weed from the 80s

Has marijuana actually got stronger since the 80s? Here’s what the science says

Estimates on just how much stronger vary, however, since marijuana is a tricky thing to measure. Its status as a Schedule I drug, and its incredible variability in potency based on where it’s grown and how it’s ingested make it difficult to pinpoint its strength over time.

Andy LaFrate, president and director of research at Colorado potency testing lab Charas Scientific, reported at the American Chemical Society meeting last year that the amount of THC — the active ingredient in marijuana that’s responsible for the high — has tripled in the last 30 years. In the 1980s, he said at the meeting, marijuana THC levels were well below 10%, while the average today is about 20%. He’s even measured up to 30% THC in some especially potent strains.

Other labs have found similar increases. A double-blind, placebo-controlled study in the journal Neuropsychopharmacology reported that THC content doubled from about 5% in 1990 to 10% in 2005, and that levels up to 40% have been found in hash oil. The authors, who tested the effects of different THC levels on 20 recreational marijuana users, attributed this rise to the growing popularity of indoor hydroponic growing techniques.

But CBD, a.k.a. cannabidiol, levels — the part that’s responsible for marijuana’s therapeutic effects — haven’t changed over time, according to LaFrate. He’s seen little to no increase in CBD percentages, and has tested some samples with CBD levels so low that his machines can’t detect it.

The idea that marijuana is much more potent now than in previous decades has been questioned repeatedly.

In a 2008 review of the research published in the journal Addiction, a team of Australian researchers cautioned that while “increased potency has been observed in some countries . there is enormous variation between samples, meaning that cannabis users may be exposed to greater variation in a single year than over years or decades.”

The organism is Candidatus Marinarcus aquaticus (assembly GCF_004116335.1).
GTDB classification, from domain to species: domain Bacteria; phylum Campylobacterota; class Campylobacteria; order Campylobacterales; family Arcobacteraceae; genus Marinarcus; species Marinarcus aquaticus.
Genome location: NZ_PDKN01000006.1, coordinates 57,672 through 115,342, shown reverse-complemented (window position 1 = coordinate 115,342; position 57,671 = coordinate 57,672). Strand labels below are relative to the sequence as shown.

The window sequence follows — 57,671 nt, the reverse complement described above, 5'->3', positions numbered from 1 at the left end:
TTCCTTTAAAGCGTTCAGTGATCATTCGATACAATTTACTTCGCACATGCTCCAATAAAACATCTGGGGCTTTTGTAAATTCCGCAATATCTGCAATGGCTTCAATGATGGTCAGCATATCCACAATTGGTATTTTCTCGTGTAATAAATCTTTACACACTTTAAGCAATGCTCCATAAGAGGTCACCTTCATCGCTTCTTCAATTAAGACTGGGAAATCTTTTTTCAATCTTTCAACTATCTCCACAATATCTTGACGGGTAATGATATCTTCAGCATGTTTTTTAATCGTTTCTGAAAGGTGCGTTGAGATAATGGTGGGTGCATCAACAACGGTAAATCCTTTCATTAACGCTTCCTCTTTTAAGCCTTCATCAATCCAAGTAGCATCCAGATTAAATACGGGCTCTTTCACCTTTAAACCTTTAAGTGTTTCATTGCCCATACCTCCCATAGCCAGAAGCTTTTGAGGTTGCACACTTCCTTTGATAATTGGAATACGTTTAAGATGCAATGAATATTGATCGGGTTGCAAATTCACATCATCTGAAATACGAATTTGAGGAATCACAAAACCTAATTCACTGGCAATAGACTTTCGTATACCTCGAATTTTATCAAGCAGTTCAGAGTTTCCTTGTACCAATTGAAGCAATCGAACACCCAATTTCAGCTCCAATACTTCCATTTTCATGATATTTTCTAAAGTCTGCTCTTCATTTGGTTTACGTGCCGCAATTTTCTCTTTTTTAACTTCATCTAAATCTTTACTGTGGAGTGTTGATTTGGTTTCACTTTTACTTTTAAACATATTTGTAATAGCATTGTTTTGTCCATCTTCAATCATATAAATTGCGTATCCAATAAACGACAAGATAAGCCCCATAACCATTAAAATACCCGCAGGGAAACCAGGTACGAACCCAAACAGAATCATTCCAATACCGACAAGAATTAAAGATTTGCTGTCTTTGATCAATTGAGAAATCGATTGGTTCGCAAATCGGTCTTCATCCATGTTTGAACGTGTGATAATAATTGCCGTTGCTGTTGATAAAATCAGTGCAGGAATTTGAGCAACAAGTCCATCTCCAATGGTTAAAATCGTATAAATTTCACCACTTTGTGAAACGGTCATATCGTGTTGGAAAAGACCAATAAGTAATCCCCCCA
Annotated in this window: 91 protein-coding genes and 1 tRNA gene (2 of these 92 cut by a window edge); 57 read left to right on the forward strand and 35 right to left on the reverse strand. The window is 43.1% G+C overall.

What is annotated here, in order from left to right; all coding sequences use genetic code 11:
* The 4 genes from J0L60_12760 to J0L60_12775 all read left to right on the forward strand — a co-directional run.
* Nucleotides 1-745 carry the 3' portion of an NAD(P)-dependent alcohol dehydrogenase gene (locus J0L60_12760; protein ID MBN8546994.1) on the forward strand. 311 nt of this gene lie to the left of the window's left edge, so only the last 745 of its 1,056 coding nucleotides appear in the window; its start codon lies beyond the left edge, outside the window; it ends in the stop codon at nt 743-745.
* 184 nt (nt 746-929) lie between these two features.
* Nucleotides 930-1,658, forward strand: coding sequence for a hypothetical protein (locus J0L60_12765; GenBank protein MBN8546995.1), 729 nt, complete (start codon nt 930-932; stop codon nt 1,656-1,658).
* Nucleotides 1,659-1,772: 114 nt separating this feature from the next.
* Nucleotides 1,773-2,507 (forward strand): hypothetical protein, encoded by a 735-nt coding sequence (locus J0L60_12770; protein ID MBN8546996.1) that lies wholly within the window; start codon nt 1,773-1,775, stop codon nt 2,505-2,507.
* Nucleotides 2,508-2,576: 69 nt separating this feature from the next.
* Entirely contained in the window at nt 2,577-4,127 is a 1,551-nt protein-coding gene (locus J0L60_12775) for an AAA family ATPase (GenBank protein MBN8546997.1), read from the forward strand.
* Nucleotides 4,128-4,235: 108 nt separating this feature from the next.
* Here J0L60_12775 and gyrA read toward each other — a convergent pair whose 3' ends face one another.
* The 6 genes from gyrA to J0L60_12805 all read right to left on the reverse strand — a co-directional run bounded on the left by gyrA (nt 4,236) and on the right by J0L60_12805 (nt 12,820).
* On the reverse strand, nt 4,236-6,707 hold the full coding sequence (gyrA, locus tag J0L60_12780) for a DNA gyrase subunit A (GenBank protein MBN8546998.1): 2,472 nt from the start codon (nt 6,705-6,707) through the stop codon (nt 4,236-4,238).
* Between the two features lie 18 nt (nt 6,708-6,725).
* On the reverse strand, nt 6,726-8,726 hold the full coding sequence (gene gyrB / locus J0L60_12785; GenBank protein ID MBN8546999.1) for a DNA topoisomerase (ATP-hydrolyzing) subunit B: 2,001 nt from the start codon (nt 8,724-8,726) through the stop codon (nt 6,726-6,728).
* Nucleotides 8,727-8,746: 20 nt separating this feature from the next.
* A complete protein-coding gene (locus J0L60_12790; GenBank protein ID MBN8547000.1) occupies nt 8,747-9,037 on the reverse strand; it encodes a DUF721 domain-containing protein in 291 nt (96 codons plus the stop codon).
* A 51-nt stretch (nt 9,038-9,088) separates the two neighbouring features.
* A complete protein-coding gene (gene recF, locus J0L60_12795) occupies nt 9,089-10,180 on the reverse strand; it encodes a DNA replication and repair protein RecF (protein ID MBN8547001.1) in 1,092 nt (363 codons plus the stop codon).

They dismissed reports of 20- and 30-fold increases in marijuana potency, and noted that previous research has found a significantly slighter increase in THC, with high variability from year to year. “In the United States,” they wrote, “the THC concentration of confiscated marijuana rose from 2.0% in 1980 to 4.5% in 1997, and reached 8.5% by 2006.”

There’s a larger problem, however, with tracking potency over time: THC content can vary not only based on strain, but also on how old a sample is and how it is stored. Another research review from 2012 noted that most studies on potency look at samples only from one particular geographic area and do “not describe relevant information about the features (i.e. conservation status and age of the sample) of the analyzed herbal cannabis samples.”

Those features are important — and could even alter the findings altogether. “In National Institute on Drug Abuse studies over the past several decades, the age of samples has varied from a few weeks old to a few years old — and researchers made no attempt to compensate for the loss of THC during prolonged storage,” Adrienne LaFrance wrote in The Atlantic, in a story questioning the rise in potency.